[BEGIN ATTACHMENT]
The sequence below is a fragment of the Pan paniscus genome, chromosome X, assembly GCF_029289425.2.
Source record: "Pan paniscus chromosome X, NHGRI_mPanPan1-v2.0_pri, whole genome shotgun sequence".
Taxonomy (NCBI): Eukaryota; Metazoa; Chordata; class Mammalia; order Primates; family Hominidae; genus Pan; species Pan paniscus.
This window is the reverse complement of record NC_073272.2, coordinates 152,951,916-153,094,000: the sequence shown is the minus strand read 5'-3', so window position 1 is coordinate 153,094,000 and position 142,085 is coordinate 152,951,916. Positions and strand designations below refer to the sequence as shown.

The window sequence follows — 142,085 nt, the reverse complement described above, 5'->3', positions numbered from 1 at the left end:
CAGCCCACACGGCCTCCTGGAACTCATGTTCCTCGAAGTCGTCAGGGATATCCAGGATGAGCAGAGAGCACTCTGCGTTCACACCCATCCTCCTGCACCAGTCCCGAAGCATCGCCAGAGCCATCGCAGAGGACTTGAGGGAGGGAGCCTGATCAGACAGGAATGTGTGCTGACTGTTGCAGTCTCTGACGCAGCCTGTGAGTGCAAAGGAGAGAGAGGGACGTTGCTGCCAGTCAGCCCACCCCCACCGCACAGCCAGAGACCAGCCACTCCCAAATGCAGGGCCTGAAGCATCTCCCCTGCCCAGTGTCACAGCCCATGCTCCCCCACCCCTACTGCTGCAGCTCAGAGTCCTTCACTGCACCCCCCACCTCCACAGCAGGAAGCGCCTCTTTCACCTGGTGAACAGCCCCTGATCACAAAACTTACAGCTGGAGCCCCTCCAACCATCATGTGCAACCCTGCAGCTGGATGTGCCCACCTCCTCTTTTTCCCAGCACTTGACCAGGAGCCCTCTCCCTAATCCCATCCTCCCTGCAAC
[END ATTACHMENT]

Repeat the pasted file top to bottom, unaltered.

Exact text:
The sequence below is a fragment of the Pan paniscus genome, chromosome X, assembly GCF_029289425.2.
Source record: "Pan paniscus chromosome X, NHGRI_mPanPan1-v2.0_pri, whole genome shotgun sequence".
Taxonomy (NCBI): Eukaryota; Metazoa; Chordata; class Mammalia; order Primates; family Hominidae; genus Pan; species Pan paniscus.
This window is the reverse complement of record NC_073272.2, coordinates 152,951,916-153,094,000: the sequence shown is the minus strand read 5'-3', so window position 1 is coordinate 153,094,000 and position 142,085 is coordinate 152,951,916. Positions and strand designations below refer to the sequence as shown.

The window sequence follows — 142,085 nt, the reverse complement described above, 5'->3', positions numbered from 1 at the left end:
CAGCCCACACGGCCTCCTGGAACTCATGTTCCTCGAAGTCGTCAGGGATATCCAGGATGAGCAGAGAGCACTCTGCGTTCACACCCATCCTCCTGCACCAGTCCCGAAGCATCGCCAGAGCCATCGCAGAGGACTTGAGGGAGGGAGCCTGATCAGACAGGAATGTGTGCTGACTGTTGCAGTCTCTGACGCAGCCTGTGAGTGCAAAGGAGAGAGAGGGACGTTGCTGCCAGTCAGCCCACCCCCACCGCACAGCCAGAGACCAGCCACTCCCAAATGCAGGGCCTGAAGCATCTCCCCTGCCCAGTGTCACAGCCCATGCTCCCCCACCCCTACTGCTGCAGCTCAGAGTCCTTCACTGCACCCCCCACCTCCACAGCAGGAAGCGCCTCTTTCACCTGGTGAACAGCCCCTGATCACAAAACTTACAGCTGGAGCCCCTCCAACCATCATGTGCAACCCTGCAGCTGGATGTGCCCACCTCCTCTTTTTCCCAGCACTTGACCAGGAGCCCTCTCCCTAATCCCATCCTCCCTGCAAC